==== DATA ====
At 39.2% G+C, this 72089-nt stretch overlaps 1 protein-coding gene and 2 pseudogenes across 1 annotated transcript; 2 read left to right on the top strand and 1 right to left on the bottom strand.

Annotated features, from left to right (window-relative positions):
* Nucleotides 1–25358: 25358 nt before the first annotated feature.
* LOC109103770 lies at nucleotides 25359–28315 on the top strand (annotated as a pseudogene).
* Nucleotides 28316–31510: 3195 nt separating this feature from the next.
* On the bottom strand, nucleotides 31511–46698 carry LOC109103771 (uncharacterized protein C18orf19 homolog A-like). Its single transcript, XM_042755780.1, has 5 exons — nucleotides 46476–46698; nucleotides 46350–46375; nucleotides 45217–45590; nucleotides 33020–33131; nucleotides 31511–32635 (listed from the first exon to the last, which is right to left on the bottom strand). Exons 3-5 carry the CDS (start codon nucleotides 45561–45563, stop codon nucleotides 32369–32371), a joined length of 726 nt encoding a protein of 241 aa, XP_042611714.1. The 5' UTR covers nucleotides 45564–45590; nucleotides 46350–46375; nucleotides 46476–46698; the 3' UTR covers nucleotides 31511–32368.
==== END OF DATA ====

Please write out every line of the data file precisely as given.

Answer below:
At 39.2% G+C, this 72089-nt stretch overlaps 1 protein-coding gene and 2 pseudogenes across 1 annotated transcript; 2 read left to right on the top strand and 1 right to left on the bottom strand.

Annotated features, from left to right (window-relative positions):
* Nucleotides 1–25358: 25358 nt before the first annotated feature.
* LOC109103770 lies at nucleotides 25359–28315 on the top strand (annotated as a pseudogene).
* Nucleotides 28316–31510: 3195 nt separating this feature from the next.
* On the bottom strand, nucleotides 31511–46698 carry LOC109103771 (uncharacterized protein C18orf19 homolog A-like). Its single transcript, XM_042755780.1, has 5 exons — nucleotides 46476–46698; nucleotides 46350–46375; nucleotides 45217–45590; nucleotides 33020–33131; nucleotides 31511–32635 (listed from the first exon to the last, which is right to left on the bottom strand). Exons 3-5 carry the CDS (start codon nucleotides 45561–45563, stop codon nucleotides 32369–32371), a joined length of 726 nt encoding a protein of 241 aa, XP_042611714.1. The 5' UTR covers nucleotides 45564–45590; nucleotides 46350–46375; nucleotides 46476–46698; the 3' UTR covers nucleotides 31511–32368.